Dear Diane, You’ve opened a can of worms—or something like that. There’s so much in your last letter to take on that I’m at a loss about where to start. Our readers—especially teachers—really got excited talking about disciplining the unruly. Is there more brutal violence today than in yesteryears? I’m always suspicious of such claims—although assuredly guns are more deadly—but I don’t want to argue that point. Nor the lesser one, that forms of disrespect of authority are worse than ever. But I contend that schools are a safer ...


Dear Deb, I was just sitting down to reply to your post and thought I would first scan my email. I opened the daily email from ASCD SmartBrief, which links to interesting stories about schools across the nation. There was a story from Pontiac, Mich., with this headline: “Teacher Recovers from Attack: Police Say 3 students Assaulted Northern High instructor, who has a fractured skull, a broken rib and an injured lung.” This incident occurred because the teacher told several students to leave the boys’ restroom. They followed him to his classroom and beat him up. The president of the ...


Dear Diane, I think we took the same message from the NYC pizza event. If I called it an example of out of control bureaucracy it’s because Klein and company seem to acknowledge no limits! Which leads nicely into our discussion of limits! Yes, I think you are partly right about behavior and authority—and partly wrong. Where you and I so often end up! Reread those classics by Laura Ingalls Wilder, as well as her autobiographical account of teaching school in the late 1800s. Many of the older kids were completely "out of control," angrily waiting until the ...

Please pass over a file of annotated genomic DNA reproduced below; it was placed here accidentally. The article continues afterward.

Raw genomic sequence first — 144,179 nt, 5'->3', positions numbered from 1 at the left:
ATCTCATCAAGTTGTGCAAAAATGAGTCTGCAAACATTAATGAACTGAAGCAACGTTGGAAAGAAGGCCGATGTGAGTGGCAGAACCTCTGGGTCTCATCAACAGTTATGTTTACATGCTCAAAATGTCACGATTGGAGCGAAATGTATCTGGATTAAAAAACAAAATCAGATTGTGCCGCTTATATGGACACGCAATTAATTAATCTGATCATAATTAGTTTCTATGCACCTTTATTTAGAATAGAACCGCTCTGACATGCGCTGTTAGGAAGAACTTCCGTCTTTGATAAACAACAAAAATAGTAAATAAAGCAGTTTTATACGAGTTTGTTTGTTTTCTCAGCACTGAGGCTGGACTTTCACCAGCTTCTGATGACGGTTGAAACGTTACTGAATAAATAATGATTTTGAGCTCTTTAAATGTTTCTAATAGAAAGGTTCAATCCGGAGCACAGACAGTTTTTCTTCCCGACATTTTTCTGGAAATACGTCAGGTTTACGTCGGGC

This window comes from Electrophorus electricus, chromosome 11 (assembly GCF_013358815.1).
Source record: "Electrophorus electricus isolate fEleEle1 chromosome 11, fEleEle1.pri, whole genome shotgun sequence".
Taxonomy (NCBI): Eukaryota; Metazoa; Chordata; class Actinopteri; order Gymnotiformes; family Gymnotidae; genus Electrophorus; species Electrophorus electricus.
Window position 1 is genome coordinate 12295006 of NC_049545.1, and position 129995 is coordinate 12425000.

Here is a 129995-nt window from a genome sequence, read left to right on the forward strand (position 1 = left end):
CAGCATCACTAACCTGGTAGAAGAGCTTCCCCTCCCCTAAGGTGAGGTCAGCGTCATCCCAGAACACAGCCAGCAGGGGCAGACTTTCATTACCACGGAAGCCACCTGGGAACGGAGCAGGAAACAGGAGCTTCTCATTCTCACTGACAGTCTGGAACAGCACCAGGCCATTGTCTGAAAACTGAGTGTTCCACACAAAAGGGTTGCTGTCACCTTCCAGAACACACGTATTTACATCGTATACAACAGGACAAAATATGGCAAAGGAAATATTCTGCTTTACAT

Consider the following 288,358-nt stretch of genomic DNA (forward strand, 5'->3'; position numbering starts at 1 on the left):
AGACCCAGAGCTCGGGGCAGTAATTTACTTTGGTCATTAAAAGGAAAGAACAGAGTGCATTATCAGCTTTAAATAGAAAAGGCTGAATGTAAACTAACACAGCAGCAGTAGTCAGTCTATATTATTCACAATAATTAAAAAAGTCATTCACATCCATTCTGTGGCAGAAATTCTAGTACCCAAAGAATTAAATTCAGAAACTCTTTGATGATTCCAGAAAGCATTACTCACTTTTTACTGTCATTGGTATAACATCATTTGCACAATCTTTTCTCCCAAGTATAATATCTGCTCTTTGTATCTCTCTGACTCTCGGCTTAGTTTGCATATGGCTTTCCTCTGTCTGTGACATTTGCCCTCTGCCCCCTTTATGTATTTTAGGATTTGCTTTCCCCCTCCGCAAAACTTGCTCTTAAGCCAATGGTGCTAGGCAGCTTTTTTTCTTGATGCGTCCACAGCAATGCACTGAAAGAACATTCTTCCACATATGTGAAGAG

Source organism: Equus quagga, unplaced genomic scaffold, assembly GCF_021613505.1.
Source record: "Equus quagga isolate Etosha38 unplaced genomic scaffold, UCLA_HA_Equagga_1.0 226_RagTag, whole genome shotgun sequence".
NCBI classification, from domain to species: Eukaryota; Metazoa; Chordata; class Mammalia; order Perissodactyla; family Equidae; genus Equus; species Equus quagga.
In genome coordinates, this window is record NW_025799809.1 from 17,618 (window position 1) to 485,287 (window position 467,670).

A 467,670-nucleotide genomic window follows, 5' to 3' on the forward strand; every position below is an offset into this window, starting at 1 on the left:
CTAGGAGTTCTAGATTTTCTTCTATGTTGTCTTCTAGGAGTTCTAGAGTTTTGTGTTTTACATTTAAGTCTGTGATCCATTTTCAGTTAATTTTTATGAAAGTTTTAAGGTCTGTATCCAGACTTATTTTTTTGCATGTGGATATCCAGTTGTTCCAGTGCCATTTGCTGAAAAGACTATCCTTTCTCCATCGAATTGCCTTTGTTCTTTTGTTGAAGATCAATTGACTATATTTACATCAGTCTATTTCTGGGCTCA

Dear Debbie, Since I don’t imagine that any state or school district plans to roll back its school attendance requirements—no more than you intended your bored student to leave school and go home—I am not going to debate whether school is or is not a scary place for most kids. These days, it seems to be more a scary place for the grown-ups, because they have so little “control” over the kids, especially the adolescent ones. I do not use the word “control” to refer to corporal punishment, which has rightly been prohibited almost everywhere in this ...


Dear Diane, Sometimes an outrageous sentence does get attention. But there is, I contend, merit to thinking about the ways in which schools are a form of “incarceration.” Nonattendance is crime called truancy. Kids are indeed “locked up” or “in” for 5-6 hours for 180 or more days a year, whether they or their families like it or not. Is it a good idea? Yes! A closer reading than some readers engaged in would have noted that I was crystal clear on one point: I approve of compulsory schooling. At least in the world we live in. I recognize that ...


The opinions expressed in Bridging Differences are strictly those of the author(s) and do not reflect the opinions or endorsement of Editorial Projects in Education, or any of its publications.

Follow This Blog

Advertisement

Most Viewed on Education Week

Categories

Archives

Recent Comments